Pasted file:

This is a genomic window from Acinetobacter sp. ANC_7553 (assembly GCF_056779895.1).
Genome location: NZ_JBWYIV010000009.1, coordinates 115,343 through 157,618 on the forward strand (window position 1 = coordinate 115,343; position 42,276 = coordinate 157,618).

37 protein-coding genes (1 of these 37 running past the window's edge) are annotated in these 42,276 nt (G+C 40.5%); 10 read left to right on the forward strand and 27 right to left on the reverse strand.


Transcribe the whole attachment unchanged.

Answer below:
This is a genomic window from Acinetobacter sp. ANC_7553 (assembly GCF_056779895.1).
Genome location: NZ_JBWYIV010000009.1, coordinates 115,343 through 157,618 on the forward strand (window position 1 = coordinate 115,343; position 42,276 = coordinate 157,618).

37 protein-coding genes (1 of these 37 running past the window's edge) are annotated in these 42,276 nt (G+C 40.5%); 10 read left to right on the forward strand and 27 right to left on the reverse strand.